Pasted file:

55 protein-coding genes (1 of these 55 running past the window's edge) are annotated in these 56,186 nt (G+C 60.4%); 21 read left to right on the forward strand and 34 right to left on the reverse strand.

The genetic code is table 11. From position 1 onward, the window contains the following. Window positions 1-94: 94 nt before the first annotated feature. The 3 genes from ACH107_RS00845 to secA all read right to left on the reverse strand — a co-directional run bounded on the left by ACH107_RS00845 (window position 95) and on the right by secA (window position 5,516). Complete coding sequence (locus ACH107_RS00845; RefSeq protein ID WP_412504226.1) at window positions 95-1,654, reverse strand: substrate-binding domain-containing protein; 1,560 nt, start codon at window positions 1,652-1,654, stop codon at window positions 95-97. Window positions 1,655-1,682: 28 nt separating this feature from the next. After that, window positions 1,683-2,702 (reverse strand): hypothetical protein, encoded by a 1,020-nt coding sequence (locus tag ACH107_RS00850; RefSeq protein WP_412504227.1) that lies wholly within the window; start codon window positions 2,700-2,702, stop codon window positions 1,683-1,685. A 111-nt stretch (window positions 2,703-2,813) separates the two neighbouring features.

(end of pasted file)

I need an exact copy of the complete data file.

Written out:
55 protein-coding genes (1 of these 55 running past the window's edge) are annotated in these 56,186 nt (G+C 60.4%); 21 read left to right on the forward strand and 34 right to left on the reverse strand.

The genetic code is table 11. From position 1 onward, the window contains the following. Window positions 1-94: 94 nt before the first annotated feature. The 3 genes from ACH107_RS00845 to secA all read right to left on the reverse strand — a co-directional run bounded on the left by ACH107_RS00845 (window position 95) and on the right by secA (window position 5,516). Complete coding sequence (locus ACH107_RS00845; RefSeq protein ID WP_412504226.1) at window positions 95-1,654, reverse strand: substrate-binding domain-containing protein; 1,560 nt, start codon at window positions 1,652-1,654, stop codon at window positions 95-97. Window positions 1,655-1,682: 28 nt separating this feature from the next. After that, window positions 1,683-2,702 (reverse strand): hypothetical protein, encoded by a 1,020-nt coding sequence (locus tag ACH107_RS00850; RefSeq protein WP_412504227.1) that lies wholly within the window; start codon window positions 2,700-2,702, stop codon window positions 1,683-1,685. A 111-nt stretch (window positions 2,703-2,813) separates the two neighbouring features.